Caucasus Insurgency Head Backs Halt Of Terror Attacks On Russian Civilians
February 03, 2012
The leader of Islamist rebels in Russia's North Caucasus has ordered fighters under his command to halt attacks on Russia's civilian population.
In a four-minute video clip posted on February 3 on the Kavkaz Center website, Doku Umarov refers to ordinary Russians as "peaceful" people who no longer support Prime Minister Vladimir Putin and his "Chekist" regime -- a reference to Putin's origins as a KGB agent.
"The population in Russia today definitely does not support Putin," he says. "They've been exploited by these sinners and they are hostages to this Chekist regime. So I order all fighters that are carrying out or are planning to carry out security operations on the territory of Russia to put a halt to these operations that could hurt the peaceful population of Russia."
Umarov, the head of the Caucasus Emirate Islamist group, has claimed responsibility for a number of terrorist attacks in Russia, including the January 2011 suicide bombing at Moscow's Domodedovo airport that killed 37 people.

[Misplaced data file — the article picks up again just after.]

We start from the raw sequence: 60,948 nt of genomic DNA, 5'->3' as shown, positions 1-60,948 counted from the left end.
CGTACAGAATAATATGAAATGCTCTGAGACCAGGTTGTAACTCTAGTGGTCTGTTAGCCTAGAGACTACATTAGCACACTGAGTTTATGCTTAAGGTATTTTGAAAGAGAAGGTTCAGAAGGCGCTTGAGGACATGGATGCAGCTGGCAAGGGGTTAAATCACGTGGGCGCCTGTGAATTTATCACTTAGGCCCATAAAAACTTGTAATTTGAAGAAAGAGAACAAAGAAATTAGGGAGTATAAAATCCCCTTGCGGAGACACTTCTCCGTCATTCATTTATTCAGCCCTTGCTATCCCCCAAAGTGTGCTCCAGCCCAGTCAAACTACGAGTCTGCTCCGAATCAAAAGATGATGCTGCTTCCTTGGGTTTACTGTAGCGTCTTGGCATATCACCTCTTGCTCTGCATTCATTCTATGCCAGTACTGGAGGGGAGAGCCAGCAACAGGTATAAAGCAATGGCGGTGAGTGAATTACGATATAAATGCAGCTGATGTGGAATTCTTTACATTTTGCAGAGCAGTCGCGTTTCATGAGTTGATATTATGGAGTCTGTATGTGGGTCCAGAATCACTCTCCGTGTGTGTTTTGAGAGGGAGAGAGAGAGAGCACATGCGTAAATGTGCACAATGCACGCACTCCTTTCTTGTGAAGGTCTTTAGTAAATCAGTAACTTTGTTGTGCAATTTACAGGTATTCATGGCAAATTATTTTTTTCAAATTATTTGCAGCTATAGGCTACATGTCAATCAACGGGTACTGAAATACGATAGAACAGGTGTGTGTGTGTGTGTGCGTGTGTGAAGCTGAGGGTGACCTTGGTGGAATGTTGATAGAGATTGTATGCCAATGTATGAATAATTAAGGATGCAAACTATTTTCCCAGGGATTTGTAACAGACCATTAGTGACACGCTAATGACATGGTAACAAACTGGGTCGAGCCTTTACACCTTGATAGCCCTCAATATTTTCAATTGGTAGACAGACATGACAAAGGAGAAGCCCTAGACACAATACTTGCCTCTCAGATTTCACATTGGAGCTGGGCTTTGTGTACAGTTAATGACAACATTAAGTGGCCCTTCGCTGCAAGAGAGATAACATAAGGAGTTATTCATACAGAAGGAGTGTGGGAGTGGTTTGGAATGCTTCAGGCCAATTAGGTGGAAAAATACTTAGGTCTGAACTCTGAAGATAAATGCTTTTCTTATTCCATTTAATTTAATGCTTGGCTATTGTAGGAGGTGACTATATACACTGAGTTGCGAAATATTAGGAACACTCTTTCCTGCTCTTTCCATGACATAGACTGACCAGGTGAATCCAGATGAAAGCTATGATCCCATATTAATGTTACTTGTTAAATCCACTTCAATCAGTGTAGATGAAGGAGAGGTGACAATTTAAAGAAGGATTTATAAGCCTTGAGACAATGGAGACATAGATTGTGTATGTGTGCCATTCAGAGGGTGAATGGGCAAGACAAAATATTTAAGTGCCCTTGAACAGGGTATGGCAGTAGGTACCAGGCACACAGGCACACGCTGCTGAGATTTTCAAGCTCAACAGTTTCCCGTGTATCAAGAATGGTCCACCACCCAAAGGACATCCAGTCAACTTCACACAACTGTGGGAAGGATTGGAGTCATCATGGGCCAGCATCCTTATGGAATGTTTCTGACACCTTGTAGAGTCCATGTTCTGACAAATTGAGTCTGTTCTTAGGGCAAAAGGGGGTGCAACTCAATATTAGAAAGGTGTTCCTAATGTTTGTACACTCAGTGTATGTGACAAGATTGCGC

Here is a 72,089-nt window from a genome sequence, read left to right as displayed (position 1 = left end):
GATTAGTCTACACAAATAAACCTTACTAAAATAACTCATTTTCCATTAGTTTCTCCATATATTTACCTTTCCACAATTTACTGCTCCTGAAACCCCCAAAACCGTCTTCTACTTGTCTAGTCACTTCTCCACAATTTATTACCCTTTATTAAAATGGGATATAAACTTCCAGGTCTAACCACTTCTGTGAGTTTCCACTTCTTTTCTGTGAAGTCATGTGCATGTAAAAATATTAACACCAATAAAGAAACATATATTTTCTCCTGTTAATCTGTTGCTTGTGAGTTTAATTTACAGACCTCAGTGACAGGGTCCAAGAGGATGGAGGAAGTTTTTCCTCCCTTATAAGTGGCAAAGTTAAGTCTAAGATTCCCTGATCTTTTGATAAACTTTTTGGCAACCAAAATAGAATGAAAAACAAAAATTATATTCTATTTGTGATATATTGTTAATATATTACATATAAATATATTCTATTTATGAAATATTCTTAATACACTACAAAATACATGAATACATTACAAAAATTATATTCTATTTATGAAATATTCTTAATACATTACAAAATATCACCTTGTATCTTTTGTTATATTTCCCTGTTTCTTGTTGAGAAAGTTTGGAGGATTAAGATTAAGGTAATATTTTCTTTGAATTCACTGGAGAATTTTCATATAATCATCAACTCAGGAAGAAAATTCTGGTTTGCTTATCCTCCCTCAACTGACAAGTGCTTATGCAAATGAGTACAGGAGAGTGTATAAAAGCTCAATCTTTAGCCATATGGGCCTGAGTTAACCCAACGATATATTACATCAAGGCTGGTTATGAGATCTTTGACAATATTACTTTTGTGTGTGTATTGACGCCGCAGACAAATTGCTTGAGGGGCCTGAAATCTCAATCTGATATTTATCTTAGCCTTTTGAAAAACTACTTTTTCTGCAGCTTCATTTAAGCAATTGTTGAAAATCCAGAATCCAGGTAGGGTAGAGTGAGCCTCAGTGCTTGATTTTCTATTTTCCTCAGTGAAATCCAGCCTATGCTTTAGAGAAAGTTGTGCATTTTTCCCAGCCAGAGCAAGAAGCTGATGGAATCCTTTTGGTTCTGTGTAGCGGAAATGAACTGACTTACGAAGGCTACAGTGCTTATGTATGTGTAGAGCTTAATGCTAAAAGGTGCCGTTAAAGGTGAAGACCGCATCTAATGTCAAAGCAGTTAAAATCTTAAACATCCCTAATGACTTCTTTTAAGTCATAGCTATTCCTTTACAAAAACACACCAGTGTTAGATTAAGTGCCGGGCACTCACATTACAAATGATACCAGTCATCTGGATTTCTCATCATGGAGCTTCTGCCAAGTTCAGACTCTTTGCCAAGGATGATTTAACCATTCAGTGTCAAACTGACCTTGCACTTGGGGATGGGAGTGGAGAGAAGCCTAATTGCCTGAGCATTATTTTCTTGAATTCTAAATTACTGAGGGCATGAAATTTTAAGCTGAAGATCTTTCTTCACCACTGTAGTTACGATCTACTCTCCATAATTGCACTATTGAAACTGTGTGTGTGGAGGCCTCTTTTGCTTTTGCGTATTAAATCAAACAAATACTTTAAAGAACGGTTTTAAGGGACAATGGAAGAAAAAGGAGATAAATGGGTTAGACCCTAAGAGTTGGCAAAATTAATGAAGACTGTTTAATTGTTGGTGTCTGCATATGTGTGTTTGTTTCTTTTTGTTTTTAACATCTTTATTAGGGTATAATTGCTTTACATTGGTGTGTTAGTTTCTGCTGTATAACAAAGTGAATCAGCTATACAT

He has also been tied to the twin attacks by female suicide bombers in the Moscow metro in March 2010 that killed 40 people.
Military Still A 'Legitimate Target'
In the new video, Umarov says insurgents are obliged by their religion not to harm Russians who do not participate in or support the Russian leadership's "war against Muslims."
He says Russian military and security personnel and the pro-Moscow leadership in the North Caucasus republic of Chechnya remain legitimate targets.
The video comes a month before presidential elections in Russia that Putin -- the main architect of Moscow's military campaign in the Caucasus -- is widely expected to win.
The Caucasus Emirate has been seeking to impose an Islamist state throughout the North Caucasus and has been engaged in protracted fighting with Russian security forces there.
Copyright (c) 2012. RFE/RL, Inc. Reprinted with the permission of Radio Free Europe/Radio Liberty, 1201 Connecticut Ave., N.W. Washington DC 20036.
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